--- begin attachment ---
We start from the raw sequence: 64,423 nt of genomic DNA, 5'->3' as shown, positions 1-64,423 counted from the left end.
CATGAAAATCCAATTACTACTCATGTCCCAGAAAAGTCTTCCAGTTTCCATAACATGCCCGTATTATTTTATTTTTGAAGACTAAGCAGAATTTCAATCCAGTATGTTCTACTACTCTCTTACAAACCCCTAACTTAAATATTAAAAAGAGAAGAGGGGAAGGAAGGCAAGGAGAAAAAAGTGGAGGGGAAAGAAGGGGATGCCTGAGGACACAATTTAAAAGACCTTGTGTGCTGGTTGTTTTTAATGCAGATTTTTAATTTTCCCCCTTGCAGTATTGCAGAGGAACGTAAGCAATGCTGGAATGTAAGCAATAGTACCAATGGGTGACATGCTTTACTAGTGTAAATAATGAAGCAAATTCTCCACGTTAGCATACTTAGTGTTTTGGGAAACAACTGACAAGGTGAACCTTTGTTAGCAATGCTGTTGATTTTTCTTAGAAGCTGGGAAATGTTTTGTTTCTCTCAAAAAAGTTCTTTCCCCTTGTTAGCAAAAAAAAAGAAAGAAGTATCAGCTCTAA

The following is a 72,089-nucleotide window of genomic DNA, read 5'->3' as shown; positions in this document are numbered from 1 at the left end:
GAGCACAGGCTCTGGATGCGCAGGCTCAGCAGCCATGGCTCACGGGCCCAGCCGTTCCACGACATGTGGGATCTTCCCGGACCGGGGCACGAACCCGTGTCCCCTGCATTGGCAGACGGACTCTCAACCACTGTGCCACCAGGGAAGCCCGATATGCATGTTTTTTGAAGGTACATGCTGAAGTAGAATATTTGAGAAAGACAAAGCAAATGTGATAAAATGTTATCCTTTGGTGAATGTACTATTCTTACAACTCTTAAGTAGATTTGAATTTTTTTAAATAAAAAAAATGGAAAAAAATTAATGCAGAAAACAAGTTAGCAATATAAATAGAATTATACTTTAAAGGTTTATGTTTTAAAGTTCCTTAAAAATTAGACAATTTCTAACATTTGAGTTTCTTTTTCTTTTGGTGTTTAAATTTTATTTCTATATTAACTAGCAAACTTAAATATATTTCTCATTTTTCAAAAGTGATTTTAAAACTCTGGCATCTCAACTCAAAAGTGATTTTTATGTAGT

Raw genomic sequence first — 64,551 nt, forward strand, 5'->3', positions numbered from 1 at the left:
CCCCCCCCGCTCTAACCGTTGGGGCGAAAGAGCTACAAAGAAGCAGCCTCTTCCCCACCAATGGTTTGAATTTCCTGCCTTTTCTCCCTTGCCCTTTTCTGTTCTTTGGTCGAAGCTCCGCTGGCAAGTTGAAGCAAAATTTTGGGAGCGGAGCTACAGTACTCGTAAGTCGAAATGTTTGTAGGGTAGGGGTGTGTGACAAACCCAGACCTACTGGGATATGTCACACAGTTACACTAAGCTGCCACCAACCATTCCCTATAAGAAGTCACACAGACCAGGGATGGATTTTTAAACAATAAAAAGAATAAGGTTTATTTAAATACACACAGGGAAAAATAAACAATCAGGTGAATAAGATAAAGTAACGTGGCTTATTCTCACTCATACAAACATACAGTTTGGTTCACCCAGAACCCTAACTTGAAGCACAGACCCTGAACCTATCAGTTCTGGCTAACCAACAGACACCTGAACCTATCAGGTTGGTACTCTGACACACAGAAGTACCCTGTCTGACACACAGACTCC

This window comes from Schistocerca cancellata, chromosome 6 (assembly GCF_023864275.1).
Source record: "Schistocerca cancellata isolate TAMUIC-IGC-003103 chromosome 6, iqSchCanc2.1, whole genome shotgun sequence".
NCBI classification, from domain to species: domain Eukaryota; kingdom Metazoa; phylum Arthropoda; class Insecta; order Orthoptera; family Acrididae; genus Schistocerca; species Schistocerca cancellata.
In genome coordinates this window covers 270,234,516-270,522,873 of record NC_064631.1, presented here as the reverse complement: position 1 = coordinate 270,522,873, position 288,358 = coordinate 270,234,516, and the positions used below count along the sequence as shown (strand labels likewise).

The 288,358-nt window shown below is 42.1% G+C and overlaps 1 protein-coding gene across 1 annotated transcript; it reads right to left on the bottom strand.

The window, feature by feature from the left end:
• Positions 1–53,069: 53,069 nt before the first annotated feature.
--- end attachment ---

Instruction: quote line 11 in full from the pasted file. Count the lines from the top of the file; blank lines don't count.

The 288,358-nt window shown below is 42.1% G+C and overlaps 1 protein-coding gene across 1 annotated transcript; it reads right to left on the bottom strand.